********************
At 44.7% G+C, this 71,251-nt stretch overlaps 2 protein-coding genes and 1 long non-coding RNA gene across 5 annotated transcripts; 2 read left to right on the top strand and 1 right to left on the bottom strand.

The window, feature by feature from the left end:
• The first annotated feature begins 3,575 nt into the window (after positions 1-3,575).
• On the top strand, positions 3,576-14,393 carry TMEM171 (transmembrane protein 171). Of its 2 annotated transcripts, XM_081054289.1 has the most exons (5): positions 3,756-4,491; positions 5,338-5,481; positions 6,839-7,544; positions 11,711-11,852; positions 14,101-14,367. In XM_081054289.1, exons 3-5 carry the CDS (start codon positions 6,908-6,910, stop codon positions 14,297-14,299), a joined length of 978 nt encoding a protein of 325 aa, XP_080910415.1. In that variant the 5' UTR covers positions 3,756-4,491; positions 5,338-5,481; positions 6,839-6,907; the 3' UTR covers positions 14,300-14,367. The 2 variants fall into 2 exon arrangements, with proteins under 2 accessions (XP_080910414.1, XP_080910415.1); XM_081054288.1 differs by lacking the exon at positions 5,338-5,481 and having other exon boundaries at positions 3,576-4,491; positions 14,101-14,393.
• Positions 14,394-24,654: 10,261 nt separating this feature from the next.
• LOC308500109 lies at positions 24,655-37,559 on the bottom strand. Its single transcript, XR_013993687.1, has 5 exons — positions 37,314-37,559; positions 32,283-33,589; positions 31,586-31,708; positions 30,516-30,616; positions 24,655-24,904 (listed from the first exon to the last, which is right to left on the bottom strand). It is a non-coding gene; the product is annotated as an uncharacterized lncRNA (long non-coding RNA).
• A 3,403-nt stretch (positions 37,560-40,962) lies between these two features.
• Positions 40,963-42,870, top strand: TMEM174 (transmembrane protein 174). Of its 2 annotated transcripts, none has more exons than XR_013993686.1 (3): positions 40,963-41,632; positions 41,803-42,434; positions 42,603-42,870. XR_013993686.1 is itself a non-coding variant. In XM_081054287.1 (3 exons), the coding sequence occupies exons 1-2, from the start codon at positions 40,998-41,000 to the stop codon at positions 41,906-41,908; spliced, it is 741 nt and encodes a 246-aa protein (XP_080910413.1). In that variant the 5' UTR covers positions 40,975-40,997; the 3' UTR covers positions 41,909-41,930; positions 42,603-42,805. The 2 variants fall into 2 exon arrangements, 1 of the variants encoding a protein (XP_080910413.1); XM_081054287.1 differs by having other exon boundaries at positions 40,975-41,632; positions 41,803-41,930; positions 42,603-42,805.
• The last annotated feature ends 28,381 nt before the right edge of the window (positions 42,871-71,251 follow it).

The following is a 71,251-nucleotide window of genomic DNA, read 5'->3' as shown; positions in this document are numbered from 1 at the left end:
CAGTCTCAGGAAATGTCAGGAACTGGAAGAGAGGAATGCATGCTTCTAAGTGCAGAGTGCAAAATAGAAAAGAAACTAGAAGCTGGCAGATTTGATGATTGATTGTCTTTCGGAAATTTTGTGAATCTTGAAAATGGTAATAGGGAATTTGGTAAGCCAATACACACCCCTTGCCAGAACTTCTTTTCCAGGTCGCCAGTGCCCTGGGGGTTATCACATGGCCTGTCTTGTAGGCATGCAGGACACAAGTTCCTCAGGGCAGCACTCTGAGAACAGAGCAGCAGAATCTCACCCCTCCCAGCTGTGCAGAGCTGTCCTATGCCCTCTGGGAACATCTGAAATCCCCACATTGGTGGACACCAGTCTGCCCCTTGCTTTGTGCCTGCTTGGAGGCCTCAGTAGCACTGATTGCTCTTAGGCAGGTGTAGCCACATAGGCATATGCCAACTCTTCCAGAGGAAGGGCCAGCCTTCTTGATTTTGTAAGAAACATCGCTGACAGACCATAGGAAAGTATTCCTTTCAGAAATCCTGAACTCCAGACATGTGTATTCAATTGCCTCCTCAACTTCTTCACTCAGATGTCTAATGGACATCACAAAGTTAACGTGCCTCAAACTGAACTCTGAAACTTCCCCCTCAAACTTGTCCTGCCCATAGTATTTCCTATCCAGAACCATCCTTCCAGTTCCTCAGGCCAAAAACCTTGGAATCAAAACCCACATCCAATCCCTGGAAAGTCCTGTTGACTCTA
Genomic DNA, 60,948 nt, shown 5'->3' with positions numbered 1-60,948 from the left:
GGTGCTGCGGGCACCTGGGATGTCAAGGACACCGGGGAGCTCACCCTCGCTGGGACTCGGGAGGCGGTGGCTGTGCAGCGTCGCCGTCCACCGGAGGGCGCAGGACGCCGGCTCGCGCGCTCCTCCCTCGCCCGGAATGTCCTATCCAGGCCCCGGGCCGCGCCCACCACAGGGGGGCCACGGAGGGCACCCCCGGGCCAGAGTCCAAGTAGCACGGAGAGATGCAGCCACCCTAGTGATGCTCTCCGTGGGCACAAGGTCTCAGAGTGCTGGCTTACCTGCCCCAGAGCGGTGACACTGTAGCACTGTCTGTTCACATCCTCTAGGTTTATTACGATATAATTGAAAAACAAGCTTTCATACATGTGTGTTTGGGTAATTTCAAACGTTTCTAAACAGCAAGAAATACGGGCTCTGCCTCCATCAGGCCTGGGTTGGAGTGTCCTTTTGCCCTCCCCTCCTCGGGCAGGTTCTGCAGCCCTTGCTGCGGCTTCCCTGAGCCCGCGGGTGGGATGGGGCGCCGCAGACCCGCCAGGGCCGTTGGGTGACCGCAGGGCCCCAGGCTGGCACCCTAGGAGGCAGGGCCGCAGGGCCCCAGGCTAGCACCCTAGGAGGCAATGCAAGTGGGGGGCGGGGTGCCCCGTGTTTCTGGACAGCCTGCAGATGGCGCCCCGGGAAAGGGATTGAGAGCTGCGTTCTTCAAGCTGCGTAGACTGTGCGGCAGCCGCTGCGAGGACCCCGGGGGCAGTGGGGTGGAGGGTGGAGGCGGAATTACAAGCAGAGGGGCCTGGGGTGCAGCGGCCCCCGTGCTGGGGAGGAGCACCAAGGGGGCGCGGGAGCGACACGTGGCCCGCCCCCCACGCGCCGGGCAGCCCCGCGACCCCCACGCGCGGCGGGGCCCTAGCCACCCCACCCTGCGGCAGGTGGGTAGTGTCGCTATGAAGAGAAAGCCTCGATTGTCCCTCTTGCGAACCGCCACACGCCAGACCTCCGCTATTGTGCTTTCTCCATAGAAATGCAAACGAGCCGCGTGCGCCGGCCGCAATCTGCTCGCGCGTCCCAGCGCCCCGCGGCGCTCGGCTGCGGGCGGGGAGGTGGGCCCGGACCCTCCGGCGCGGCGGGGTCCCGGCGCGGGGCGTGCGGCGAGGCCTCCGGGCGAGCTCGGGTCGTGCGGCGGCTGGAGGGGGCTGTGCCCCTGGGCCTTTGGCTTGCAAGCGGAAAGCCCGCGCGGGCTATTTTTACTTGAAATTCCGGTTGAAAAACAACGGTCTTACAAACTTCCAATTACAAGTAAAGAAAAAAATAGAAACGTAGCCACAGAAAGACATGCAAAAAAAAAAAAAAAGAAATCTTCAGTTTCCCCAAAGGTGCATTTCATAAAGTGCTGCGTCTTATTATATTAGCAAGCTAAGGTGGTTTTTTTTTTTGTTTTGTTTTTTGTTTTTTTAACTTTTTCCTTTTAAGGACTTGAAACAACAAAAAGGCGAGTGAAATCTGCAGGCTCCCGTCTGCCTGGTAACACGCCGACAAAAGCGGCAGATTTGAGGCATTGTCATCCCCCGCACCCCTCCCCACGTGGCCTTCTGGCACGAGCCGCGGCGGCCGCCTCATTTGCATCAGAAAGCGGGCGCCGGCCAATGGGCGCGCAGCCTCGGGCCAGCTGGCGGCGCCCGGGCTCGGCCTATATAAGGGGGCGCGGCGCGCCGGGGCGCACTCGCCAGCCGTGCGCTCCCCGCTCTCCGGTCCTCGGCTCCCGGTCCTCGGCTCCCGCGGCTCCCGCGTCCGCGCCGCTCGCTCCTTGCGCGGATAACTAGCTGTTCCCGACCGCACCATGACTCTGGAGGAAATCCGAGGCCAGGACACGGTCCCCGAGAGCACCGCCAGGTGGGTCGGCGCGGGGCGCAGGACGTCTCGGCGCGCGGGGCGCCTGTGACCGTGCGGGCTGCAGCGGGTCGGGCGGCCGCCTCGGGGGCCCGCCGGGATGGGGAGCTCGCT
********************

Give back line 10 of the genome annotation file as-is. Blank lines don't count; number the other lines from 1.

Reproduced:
The following is a 71,251-nucleotide window of genomic DNA, read 5'->3' as shown; positions in this document are numbered from 1 at the left end: